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Finding a Psychedelic Therapist That’s Right For You

find psychedelic therapist
Amelia Walsh
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As research continues to reveal psychedelic medicine’s potential to treat a wide range of mental health conditions, more therapists are undergoing training to accommodate the growing public interest in alternatives to conventional pharmaceuticals. There are many people learning about psychedelic therapy and think it might help, but are not sure what or whom to look for.

Scrolling through listings of therapists can be intimidating and overwhelming. Pouring over pictures and profiles of complete strangers is a method most use to heal deep emotional wounds and trauma.

Aimless searching may lead to fears and uncertainties in choosing a  psychedelic therapist. Therapy requires vulnerability in order to start healing, so it’s important to find someone who is a good fit. Here’s what to do and consider as you search for the right psychedelic therapist.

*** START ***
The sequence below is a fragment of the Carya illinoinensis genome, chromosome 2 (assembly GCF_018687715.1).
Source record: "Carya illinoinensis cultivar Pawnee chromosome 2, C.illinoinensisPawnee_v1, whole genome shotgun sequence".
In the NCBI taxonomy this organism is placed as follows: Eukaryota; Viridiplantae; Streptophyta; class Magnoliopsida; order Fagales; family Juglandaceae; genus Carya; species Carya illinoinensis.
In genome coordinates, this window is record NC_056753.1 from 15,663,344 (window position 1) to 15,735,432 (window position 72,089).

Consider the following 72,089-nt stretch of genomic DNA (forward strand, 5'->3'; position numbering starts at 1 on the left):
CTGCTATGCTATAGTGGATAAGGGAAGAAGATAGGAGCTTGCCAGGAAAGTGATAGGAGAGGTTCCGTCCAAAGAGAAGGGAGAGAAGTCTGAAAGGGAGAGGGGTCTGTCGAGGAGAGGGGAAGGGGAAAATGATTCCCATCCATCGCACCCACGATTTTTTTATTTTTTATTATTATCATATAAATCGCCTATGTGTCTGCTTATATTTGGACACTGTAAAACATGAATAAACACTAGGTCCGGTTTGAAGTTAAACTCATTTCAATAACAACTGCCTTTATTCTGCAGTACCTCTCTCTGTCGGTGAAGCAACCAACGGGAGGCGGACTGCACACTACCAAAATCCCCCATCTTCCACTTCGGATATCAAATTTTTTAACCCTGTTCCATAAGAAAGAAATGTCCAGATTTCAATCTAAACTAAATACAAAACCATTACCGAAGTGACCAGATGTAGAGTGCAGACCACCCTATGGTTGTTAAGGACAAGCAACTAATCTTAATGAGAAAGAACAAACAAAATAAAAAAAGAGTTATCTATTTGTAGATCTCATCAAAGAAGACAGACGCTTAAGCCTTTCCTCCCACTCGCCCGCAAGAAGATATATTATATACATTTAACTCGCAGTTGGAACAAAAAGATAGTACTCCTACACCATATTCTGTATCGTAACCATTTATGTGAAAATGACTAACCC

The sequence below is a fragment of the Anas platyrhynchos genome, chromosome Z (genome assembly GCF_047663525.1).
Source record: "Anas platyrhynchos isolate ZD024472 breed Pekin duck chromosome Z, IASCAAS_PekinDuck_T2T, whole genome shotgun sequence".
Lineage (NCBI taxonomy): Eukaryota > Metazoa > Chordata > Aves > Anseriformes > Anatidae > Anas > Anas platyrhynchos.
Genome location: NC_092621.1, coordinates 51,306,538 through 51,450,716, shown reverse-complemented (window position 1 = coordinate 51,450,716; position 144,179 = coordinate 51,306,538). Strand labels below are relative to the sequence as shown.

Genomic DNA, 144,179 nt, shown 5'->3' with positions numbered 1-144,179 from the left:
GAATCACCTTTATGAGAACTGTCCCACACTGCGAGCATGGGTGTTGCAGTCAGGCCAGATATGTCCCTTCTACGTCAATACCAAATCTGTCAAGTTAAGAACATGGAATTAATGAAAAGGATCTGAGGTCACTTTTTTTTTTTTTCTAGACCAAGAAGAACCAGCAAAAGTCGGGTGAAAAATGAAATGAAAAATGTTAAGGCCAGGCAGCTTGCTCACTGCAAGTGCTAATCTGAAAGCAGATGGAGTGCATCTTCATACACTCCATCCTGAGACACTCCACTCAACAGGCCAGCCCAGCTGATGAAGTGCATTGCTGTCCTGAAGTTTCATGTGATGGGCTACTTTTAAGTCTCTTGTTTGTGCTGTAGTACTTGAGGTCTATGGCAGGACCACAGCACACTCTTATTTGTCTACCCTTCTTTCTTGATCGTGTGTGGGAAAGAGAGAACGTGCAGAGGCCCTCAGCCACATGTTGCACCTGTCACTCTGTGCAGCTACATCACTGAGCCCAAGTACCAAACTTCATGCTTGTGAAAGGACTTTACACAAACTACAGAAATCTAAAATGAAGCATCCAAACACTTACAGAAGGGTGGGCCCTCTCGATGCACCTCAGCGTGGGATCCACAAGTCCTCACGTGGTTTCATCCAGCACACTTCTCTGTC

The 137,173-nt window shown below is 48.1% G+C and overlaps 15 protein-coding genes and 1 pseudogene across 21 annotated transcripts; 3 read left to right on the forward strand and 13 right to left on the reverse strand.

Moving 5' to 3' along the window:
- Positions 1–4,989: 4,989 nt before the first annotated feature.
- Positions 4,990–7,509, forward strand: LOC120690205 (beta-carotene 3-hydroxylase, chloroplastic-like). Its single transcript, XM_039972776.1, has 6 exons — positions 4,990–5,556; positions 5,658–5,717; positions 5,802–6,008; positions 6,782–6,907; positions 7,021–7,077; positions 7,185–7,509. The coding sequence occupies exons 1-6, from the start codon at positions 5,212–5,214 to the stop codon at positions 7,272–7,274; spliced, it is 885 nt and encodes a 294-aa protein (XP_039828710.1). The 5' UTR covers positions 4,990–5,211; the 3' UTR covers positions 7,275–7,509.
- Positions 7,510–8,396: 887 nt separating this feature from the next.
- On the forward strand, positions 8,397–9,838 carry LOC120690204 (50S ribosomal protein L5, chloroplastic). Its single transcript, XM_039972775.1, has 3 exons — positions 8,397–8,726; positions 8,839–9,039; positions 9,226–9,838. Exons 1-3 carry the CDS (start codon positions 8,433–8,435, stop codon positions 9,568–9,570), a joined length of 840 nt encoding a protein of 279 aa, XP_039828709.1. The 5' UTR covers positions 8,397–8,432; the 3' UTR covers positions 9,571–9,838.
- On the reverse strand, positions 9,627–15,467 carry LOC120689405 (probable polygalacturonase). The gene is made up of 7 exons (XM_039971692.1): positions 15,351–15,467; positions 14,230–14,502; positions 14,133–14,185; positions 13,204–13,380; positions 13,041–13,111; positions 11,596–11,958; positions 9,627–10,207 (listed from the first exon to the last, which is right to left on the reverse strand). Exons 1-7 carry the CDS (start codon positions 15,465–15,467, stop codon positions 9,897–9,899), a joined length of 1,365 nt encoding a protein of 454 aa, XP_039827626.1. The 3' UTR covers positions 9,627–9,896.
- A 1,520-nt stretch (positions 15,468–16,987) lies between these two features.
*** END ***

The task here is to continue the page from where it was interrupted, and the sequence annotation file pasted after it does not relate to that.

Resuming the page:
Specialties and expertise

Most therapists have one or more areas of specialty, although most don’t work exclusively in them. Examples can include experience with depression, the LBGTQ community, veterans living with post-traumatic stress disorder (PTSD), eating disorders, religious trauma, or substance abuse disorders.

Therapists within the psychedelic medicine community may also specialize in working with certain substances and not others. Be sure to look for any information about their expertise, or contact them if it is unclear. Therapists will often provide appropriate referrals if client needs are outside of their scope of practice.

Gender or ethnicity

It can be immensely helpful to find a therapist who has familiarity with the social dynamics that have played a part in defining one’s personal experience. A therapist who shares the individuals cultural or ethnic background may offer understanding that is essential to the therapeutic process. While they may or may not be open about their own religious and spiritual views, some therapists disclose their familiarity or training with certain systems of belief.